Type Anatomy (Nick and Groove)

brockfrench's picture

It pains me to post this, but having no practical experience with metal type, I find myself in a quagmire... I'm looking for general information and specific/general measurements if they exist.

The Long:
I'm building a model of a metal type form. I'm under the impression that the Nick is simply a visual and tactile reference when working with type, and its size, shape and general orientation or height on the Belly are not specific?

As for the Groove, is there a contextual consistency held within each font, or are the ways of determining it's impression depth and orientation between the Feet?

My model is being made as if it were a 30pt piece.

The Short:
Need measurements for the profile of a metal type body at 30pts

Any help or advice is appreciated.
-Brock

brockfrench's picture

Bump?

Jack Curry's picture

I'm under the impression that the Nick is simply a visual and tactile reference when working with type, and its size, shape and general orientation or height on the Belly are not specific?
From what I can tell, this is correct – in my (limited) experience, the nick differs between fonts in order to visually determine whether or not all the characters being composed in a line are indeed from the same family. An example I can cite is when I was typesetting last week and inadvertently mixed up a 12pt Bodoni with the 12pt Walbaum I was setting my lines in – a quick glance at the nicks plainly showed that one character in my line was not of the same font. It could very well be that there is some kind of system that determines where the nick is located, but I can't seem to find any from working with metal type. The only pattern I can discern is that it tends to be in the top half of the character.

As for the Groove, is there a contextual consistency held within each font, or are the ways of determining it's impression depth and orientation between the Feet?
Like the nick, it seems that the groove can differ between fonts, but within the same font it stays consistent.

Need measurements for the profile of a metal type body at 30pts
I can grab a photo of all the sides of a piece of 30pt next to a pica stick for you this weekend if you'd like. Get in touch and let me know if you'd like a specific face; I'll do my best to accomodate.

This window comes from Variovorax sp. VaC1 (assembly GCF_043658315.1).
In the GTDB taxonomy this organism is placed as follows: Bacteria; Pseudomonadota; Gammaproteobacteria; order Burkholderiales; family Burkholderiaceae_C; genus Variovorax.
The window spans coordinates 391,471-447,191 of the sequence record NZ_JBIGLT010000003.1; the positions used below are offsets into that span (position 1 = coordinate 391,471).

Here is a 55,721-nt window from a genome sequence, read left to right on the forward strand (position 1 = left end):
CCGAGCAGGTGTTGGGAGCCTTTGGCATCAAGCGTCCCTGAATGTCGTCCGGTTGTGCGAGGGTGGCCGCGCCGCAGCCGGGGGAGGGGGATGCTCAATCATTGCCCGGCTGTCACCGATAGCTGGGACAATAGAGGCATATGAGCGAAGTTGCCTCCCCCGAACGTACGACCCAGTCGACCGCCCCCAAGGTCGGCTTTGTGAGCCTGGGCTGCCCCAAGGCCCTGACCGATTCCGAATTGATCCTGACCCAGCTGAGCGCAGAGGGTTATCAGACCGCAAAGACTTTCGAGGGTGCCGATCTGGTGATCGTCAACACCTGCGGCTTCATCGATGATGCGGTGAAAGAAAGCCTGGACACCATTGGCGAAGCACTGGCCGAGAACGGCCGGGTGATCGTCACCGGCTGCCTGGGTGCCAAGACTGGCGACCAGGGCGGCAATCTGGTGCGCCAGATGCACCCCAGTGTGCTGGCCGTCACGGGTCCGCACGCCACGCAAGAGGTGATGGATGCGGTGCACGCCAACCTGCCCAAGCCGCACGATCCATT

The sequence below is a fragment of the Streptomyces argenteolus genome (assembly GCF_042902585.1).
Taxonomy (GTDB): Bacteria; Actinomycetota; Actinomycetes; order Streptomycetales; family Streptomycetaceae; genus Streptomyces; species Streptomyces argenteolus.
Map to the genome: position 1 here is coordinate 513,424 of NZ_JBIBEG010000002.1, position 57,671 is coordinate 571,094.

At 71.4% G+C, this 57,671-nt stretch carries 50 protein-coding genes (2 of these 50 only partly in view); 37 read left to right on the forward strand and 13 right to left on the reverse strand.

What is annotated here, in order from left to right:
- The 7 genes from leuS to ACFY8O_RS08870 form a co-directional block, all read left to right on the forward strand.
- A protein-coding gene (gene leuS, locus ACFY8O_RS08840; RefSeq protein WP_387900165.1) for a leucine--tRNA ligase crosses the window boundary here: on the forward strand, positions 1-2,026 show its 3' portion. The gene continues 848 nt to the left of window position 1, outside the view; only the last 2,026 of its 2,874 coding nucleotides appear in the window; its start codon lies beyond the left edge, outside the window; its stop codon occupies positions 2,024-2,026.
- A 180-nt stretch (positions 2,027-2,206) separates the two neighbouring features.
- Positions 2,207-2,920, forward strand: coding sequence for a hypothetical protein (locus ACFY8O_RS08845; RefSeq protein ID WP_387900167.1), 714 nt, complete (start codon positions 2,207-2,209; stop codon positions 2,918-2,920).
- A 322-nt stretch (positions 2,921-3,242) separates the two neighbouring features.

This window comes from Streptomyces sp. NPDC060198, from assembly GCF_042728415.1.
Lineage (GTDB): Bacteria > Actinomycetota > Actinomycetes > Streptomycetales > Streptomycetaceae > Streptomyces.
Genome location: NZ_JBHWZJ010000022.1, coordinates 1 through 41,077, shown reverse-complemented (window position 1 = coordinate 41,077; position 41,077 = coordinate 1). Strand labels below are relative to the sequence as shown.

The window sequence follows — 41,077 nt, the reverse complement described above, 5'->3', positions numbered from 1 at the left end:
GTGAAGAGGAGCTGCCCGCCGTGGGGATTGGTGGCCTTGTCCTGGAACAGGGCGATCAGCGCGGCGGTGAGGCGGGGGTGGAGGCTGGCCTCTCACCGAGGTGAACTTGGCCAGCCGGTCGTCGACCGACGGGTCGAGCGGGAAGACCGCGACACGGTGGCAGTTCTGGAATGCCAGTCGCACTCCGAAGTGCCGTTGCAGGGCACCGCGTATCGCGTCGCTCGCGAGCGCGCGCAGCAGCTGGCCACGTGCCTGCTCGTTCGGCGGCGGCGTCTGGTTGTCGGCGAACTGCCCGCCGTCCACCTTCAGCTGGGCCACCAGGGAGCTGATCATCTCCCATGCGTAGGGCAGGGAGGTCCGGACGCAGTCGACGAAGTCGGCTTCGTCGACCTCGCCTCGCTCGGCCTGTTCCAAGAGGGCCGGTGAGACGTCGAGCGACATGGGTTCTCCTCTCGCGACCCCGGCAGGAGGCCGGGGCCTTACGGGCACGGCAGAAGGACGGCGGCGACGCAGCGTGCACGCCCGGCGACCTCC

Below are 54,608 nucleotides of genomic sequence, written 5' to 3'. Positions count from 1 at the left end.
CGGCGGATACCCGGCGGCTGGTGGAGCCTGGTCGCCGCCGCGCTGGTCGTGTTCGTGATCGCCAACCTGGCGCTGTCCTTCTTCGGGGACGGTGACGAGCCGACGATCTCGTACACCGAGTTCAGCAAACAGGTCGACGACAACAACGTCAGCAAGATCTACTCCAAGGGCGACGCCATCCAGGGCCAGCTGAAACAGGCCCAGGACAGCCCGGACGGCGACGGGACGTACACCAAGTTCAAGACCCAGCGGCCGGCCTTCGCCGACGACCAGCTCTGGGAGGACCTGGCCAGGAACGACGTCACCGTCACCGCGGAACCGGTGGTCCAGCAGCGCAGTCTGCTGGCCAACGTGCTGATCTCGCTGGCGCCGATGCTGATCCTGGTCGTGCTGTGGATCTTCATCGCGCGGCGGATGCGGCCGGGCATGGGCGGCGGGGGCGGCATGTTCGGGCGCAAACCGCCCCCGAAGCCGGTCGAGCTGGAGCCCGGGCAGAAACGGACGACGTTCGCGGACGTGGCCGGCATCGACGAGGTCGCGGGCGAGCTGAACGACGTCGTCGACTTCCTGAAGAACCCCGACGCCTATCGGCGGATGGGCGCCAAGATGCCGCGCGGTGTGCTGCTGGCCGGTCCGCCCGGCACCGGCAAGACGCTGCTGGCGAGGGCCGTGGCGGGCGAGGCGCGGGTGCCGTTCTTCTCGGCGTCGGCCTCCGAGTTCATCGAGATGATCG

brockfrench's picture

That would be great, and would surely be appreciated. I'll send some additional details to your e-mail in case you can provide hi-res photos, otherwise, posting them here will likely be of benefit to someone down the road.

Tom Parson's picture

The nick is a result of the specific body mold used in casting the type. Type foundries commonly used differing nick positions and multiple nicks to indicate a specific face, thus distinguishing among multiple sizes of a face such as Copperplate Gothic or Engravers Roman which had several sizes of Caps on the same size body. The nick commonly also was specific for a specific face, so wrong font characters could be noticed easily while setting. Since it was the set-up of the mold that determined the nick arrangement, variations occured as various foundries changed their equipment and procedures. Also, the mold normally used in Monotype casting machines had only a single position for the nick, so different Monotype faces and multiple sizes such as Copperplate often cannot be distinguished or sorted by this mark.

The nick almost always indicates the bottom position of the typeface design, thus allowing a visual check as type is hand-set in the composing stick with the nick facing up (with the typeface upside down but reading left to right as it is set). The only exception to this is when a type might have been cast upside down on the body due to some peculiarity in the matrix or design - I have one font of Hebrew type, for example, which has the nick at the top side of the letterform, and a couple of European fonts, and a couple of 19th century oddities resulting from use of old matrices to fit on more recent body molds.

The groove on the foot of the type results from the spew where the metal flowed into the body mold, which must be broken off and trimmed. The Monotype caster cuts this jet off flat, so there is no groove on monotype though there may be air bubbles in the casting that leave a pattern where the groove would be. Most foundry type has a groove in the center between the feet. Type cast on a Thompson caster often has the groove closer to one edge on the foot, though that machine could be adjusted to cut the groove in the center to look like other foundry type. The depth and shape of the groove is immaterial although it would indicate a differing machine or plough was used to cut the foot of that type, thus suggesting it was cast at a different time.

These markings are useful indications that something may be amiss in setting type, but variations and contradictions occur. They are consequences of the various possible ways type may be cast, and are part of the compositor's awareness though not always reliable.

brockfrench's picture

Thanks so much, Tom.

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